The paragraphs below detail three of the topics I plan to spend the next decade of my life exploring and advancing. Like many eclectics, I’m interested in a wide variety of topics, but these are the three which genuinely keep me awake at night. If any of the questions below resonate with your or your company’s vision, I’m definitely interested in knowing you better.
Instantaneous access to information – when human minds can seamlessly tap into computers
Many futuristic authors envision a world where mind-enhancing computers are appended to our brains, perhaps surgically inserted so as to make them invisible to the naked eye. While I foresee many problems with this envisioned scenario, what I do believe in is that we will inevitably (soon) reach a time where communicating with a computer will be no harder than thinking. To get there, a range of problems must be solved: how can we quickly translate a human thought into a message useful to a computer? How can we instantly deliver that human message to the computer? How can a computer persistently understand what an unclear human message is trying to achieve? Finally, how can a computer flawlessly generate the response the user is trying to obtain (so long as it exists)? I’m interested in tackling problems at any stage of this pipeline.
Predicting human decisions – when AIs can replicate a decision-maker’s mind
Alan Turing famously postulated the Turing test as a way to discern when an AI becomes indistinguishable from a human intelligence. However, what I find more interesting is whether or not an AI can perfectly simulate another specific intelligence, essentially gaining the ability to predict its every move at decision time. As a simplification, picture a conversation between Jack and Jill, with an AI attempting to simulate Jack by Jack’s side. Given any conversational prompt from Jill, can Jack’s AI generate exactly the same response as Jack? It seems like we are already heading towards there. From a machine perspective, this is the premise on which online advertising is based on: given enough information about a certain user, can we predict his next move as a potential consumer? Or better yet, can we preemptively suggest a choice she is likely to accept? However, we don’t need to look at advanced machines to see how this idea is not farfetched: a very good leader will often know how one of his team-members will react to any given event.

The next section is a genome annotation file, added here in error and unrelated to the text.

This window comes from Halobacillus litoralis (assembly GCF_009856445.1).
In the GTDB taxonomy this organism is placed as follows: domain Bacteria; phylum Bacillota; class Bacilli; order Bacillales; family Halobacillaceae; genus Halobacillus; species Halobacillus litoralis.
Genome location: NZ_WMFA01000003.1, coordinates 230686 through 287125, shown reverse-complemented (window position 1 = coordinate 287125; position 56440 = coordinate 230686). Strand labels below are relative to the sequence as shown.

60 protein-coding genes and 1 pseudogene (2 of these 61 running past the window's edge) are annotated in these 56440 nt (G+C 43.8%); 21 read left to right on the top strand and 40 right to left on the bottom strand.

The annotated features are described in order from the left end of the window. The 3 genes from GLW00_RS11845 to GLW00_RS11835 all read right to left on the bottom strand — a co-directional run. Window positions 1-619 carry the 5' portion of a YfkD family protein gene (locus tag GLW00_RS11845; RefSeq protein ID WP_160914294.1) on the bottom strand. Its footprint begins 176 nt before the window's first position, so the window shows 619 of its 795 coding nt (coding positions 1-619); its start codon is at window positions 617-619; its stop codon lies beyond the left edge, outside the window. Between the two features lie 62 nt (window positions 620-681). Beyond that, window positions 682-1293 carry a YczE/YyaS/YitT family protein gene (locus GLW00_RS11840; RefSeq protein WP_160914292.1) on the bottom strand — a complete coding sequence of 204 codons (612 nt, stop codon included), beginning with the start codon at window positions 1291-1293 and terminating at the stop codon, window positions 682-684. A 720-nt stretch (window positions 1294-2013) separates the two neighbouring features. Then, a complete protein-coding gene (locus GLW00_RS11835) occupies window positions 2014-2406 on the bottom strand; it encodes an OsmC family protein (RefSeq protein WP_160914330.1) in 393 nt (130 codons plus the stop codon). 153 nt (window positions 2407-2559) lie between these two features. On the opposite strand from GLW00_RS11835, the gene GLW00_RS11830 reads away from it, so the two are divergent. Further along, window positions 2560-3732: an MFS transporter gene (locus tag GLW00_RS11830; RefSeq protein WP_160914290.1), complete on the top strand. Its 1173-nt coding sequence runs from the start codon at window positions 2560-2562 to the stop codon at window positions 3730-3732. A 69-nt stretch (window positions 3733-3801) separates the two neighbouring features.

Leadership and social behavior – when teams can function in perfect synchrony
I had my first taste of what authentic leadership looks like during my first year in military school. That year, I had the opportunity of analyzing two individuals whose ability to influence their peers far exceeded what one would expect from them. They were only a couple years older than the fellow students they were responsible for, yet they managed to create a team that held almost inhuman loyalty and respect towards them. But beneath the apparent layer of blind zeal towards a certain figure, the measurable effect that these leaders had on their team was a clockwork-like ability to complete any task assigned to them with little friction, and a long-lasting, positive impact on the student’s careers that was not observed in any of the other dozen teams at school that year. Since then, I’ve directed my life with the chief goal of understanding what is required for a team to function with such consistent success.